MANY VETERINARY practices may not survive the current crisis if the government continues to ignore the professions pleas for financial support.

This warning came from the British Veterinary Association, which is urging the government to relieve struggling practices by granting them access to business rates relief and other financial support for businesses affected in the crisis.

The organisation has written to the Treasury and devolved government departments to question why vets have so far been overlooked for financial support.

“The Government has repeatedly given thanks to vets for continuing to maintain animal health and welfare and public health and support the food supply chain in these challenging times," said BVA president Daniella Dos Santos. "But that makes it all the more disappointing that the profession’s pleas for financial support so far seem to have fallen on deaf ears.

"Veterinary practices are rightly remaining open to provide 24/7 essential care and fulfilling their duty to maintain animal health and welfare, but many are struggling to stay afloat as they grapple with dramatic reductions in turnover and scaling back their rotas to keep colleagues and clients safe,” she stressed.

The BVA has heard direct reports from hundreds of members who now fear for their future, and a recent survey released by the Royal College of Veterinary Surgeons indicates that a quarter of practices have seen their weekly turnover reduced by 75%, and two-thirds have seen it halved.

Parkside Veterinary Group runs three practices in Barnhill, Arbroath and Dundee and has taken significant action to streamline their operations in response to Covid-19.

“When lockdown was announced, a large number of our receptionists, nurses and vets were placed on furlough and two of our three practices were closed,” said veterinary surgeon Niamh Hunter Blair, who is one of a handful of vets now working solely out of the Dundee practice.

“In the first week of lockdown our turnover was down by 60% and even with a lot of staff on furlough, the overheads are the same, which is a real concern for our finances as we suspect it could be months before we are back to normal – whatever the new normal is.”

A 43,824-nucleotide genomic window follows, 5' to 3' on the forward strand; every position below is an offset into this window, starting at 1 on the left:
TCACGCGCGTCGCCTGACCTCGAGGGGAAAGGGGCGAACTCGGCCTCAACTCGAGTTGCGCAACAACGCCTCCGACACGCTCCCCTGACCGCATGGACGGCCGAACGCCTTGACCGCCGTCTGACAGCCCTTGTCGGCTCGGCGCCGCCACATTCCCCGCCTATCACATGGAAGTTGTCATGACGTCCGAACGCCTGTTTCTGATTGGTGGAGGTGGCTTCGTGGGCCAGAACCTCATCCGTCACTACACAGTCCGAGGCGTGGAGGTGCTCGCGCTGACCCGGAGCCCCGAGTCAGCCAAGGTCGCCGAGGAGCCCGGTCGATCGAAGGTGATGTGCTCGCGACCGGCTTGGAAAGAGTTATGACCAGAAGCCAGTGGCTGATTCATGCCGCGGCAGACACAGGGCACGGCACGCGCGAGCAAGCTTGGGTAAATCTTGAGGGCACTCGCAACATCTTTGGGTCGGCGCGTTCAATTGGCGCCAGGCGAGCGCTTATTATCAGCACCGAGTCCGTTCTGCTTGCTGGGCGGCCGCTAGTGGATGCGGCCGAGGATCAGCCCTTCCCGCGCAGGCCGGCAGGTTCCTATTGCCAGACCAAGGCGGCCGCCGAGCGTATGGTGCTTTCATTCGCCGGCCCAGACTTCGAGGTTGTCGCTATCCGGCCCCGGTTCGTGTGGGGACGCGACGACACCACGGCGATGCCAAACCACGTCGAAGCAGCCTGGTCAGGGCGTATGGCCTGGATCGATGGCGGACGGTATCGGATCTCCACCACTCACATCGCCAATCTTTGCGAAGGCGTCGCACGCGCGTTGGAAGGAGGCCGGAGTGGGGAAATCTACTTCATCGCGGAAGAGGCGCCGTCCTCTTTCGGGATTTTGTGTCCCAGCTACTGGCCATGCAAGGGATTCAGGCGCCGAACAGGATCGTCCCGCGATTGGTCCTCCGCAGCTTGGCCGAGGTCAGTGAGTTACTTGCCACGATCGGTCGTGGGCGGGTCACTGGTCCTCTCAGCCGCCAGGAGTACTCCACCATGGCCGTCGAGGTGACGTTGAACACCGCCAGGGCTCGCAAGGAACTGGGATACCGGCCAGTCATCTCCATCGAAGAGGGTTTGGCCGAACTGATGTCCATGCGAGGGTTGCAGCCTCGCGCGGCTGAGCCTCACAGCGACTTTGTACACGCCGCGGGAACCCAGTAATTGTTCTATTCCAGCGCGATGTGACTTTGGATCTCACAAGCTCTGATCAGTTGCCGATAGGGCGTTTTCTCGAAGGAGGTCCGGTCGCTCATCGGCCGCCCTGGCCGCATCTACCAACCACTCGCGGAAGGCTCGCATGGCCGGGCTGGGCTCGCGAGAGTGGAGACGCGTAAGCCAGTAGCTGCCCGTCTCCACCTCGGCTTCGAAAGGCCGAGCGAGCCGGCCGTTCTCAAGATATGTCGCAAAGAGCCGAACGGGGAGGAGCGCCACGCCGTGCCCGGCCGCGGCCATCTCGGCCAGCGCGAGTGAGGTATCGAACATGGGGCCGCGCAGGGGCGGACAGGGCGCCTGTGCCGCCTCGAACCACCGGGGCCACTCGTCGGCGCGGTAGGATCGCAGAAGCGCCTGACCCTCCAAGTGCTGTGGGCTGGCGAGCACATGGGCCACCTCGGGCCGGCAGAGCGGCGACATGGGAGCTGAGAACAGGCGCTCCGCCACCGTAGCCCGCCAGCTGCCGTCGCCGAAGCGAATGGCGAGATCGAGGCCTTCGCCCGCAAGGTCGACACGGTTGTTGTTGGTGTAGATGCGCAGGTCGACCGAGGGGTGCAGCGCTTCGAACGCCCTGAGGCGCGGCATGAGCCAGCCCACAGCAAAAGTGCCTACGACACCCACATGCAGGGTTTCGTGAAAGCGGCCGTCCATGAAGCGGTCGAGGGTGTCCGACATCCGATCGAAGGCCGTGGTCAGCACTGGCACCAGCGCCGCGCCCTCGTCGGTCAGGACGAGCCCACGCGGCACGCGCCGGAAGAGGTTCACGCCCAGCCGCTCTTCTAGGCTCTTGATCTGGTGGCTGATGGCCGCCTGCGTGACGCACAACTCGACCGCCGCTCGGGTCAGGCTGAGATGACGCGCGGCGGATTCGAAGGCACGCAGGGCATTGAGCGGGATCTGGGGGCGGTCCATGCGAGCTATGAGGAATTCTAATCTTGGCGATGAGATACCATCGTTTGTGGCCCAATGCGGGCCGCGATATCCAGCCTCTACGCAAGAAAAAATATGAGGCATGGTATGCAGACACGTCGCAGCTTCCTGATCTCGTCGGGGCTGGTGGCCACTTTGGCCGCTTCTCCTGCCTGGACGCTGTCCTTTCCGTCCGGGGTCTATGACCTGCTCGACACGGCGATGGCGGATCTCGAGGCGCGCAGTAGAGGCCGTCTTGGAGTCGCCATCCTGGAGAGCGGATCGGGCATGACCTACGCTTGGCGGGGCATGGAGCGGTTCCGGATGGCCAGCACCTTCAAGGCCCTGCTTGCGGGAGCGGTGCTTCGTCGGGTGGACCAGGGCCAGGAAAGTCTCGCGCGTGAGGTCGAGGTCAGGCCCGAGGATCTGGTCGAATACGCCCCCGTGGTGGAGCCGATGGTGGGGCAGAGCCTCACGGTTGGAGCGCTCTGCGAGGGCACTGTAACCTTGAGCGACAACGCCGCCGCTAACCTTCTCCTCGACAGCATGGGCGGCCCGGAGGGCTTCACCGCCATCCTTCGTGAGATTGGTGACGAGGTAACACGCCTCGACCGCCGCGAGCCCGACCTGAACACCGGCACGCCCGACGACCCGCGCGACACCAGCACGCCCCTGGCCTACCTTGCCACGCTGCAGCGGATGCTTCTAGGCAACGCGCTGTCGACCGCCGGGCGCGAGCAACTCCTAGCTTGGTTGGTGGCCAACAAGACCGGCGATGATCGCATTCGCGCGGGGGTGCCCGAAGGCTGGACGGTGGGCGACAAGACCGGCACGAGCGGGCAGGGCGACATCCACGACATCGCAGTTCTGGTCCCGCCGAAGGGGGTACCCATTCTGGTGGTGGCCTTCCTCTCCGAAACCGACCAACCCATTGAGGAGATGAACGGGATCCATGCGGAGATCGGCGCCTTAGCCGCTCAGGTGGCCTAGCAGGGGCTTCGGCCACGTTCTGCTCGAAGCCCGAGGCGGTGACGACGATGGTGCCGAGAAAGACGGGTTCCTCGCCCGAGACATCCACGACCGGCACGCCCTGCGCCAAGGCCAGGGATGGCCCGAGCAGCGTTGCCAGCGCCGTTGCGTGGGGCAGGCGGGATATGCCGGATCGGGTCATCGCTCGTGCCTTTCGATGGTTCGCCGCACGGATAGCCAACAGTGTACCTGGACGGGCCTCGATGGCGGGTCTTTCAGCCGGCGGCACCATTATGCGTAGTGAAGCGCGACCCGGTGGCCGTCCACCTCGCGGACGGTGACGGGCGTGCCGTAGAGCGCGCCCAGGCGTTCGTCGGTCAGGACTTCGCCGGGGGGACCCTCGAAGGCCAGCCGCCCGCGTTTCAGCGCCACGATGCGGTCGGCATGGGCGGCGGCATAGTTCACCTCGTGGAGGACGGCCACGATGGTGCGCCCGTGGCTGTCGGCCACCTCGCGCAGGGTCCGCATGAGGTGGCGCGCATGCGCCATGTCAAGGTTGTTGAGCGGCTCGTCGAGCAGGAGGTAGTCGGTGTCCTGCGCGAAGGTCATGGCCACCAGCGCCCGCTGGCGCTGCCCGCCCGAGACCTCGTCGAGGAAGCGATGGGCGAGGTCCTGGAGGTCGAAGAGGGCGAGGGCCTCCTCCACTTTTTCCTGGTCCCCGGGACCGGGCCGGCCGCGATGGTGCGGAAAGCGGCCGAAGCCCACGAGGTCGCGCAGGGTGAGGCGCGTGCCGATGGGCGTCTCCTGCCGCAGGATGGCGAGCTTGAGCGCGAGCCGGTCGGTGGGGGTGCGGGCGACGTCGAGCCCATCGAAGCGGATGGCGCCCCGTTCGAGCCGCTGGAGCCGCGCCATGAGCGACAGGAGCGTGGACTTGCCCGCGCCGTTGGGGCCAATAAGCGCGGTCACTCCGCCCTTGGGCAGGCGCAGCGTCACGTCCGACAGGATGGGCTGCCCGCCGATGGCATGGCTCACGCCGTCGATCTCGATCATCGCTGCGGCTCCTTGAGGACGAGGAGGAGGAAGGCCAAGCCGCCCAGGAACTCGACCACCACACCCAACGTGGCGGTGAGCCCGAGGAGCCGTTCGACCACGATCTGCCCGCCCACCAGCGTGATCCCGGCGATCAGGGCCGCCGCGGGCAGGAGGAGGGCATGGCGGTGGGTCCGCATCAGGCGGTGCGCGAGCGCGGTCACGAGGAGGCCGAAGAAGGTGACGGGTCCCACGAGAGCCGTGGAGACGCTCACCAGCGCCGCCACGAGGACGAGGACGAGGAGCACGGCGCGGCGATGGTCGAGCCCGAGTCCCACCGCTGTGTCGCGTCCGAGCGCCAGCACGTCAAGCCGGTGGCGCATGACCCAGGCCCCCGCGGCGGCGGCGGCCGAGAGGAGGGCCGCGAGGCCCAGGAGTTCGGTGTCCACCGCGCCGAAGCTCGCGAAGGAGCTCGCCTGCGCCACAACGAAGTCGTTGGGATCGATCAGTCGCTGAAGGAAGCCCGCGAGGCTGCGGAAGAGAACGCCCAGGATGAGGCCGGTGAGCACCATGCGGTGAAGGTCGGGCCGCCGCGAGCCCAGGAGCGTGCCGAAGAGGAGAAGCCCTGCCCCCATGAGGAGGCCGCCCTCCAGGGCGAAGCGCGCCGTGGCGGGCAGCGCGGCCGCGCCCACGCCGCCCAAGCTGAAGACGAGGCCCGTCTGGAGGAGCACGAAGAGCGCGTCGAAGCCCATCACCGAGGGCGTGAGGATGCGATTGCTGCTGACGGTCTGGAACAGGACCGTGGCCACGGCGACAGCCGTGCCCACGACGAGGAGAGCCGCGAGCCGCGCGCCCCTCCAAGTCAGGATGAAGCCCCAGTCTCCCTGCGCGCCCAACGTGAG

Ms Hunter Blair explained that Parkside Vets was an independent group and like other small practices, will not have the same comfort blanket which comes with being a corporate practice – meaning that it relied even more so on the government stepping in to announce financial relief.

Director Stuart Ashworth added: "Our Farm and Equine departments have also been feeling the strain with a similarly reduced level of staff still covering the urgent and emergency cases in what, traditionally, is the busiest time of the year. The balance of maintaining animal health and welfare while adhering to government guidelines reducing the risks to staff and clients has been challenging."

With all routine appointments cancelled, day to day working has been much more intensive, as all cases are serious in nature and with strict social distancing being followed, clients have had to remain out of the practice, which has led to increased consultation times and more pressure on staffing schedules.

“The mental aspect of our work has become increasingly challenging as we are trying our best to fit everyone in and reassure worried clients," Ms Hunter Blair continued. "We are now having to bring vets back from furlough to meet demand for our services which will present further financial challenges to the business.”